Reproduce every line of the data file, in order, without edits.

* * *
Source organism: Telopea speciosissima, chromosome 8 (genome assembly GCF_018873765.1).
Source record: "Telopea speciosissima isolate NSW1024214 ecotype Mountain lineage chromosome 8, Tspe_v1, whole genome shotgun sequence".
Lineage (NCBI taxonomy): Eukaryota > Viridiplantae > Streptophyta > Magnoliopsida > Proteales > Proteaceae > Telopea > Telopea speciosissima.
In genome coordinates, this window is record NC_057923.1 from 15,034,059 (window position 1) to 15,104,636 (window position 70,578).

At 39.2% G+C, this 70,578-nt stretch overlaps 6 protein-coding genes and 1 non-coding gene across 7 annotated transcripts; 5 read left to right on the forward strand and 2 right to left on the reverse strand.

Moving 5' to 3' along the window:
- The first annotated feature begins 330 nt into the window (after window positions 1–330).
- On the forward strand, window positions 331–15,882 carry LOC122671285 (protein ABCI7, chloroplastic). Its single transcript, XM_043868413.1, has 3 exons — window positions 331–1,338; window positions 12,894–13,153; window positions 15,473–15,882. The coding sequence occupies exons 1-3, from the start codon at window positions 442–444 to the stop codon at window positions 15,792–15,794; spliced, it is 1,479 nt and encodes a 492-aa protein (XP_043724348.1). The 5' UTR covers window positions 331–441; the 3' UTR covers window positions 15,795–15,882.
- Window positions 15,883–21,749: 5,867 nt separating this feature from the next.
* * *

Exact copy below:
Source organism: Telopea speciosissima, chromosome 8 (genome assembly GCF_018873765.1).
Source record: "Telopea speciosissima isolate NSW1024214 ecotype Mountain lineage chromosome 8, Tspe_v1, whole genome shotgun sequence".
Lineage (NCBI taxonomy): Eukaryota > Viridiplantae > Streptophyta > Magnoliopsida > Proteales > Proteaceae > Telopea > Telopea speciosissima.
In genome coordinates, this window is record NC_057923.1 from 15,034,059 (window position 1) to 15,104,636 (window position 70,578).

At 39.2% G+C, this 70,578-nt stretch overlaps 6 protein-coding genes and 1 non-coding gene across 7 annotated transcripts; 5 read left to right on the forward strand and 2 right to left on the reverse strand.

Moving 5' to 3' along the window:
- The first annotated feature begins 330 nt into the window (after window positions 1–330).
- On the forward strand, window positions 331–15,882 carry LOC122671285 (protein ABCI7, chloroplastic). Its single transcript, XM_043868413.1, has 3 exons — window positions 331–1,338; window positions 12,894–13,153; window positions 15,473–15,882. The coding sequence occupies exons 1-3, from the start codon at window positions 442–444 to the stop codon at window positions 15,792–15,794; spliced, it is 1,479 nt and encodes a 492-aa protein (XP_043724348.1). The 5' UTR covers window positions 331–441; the 3' UTR covers window positions 15,795–15,882.
- Window positions 15,883–21,749: 5,867 nt separating this feature from the next.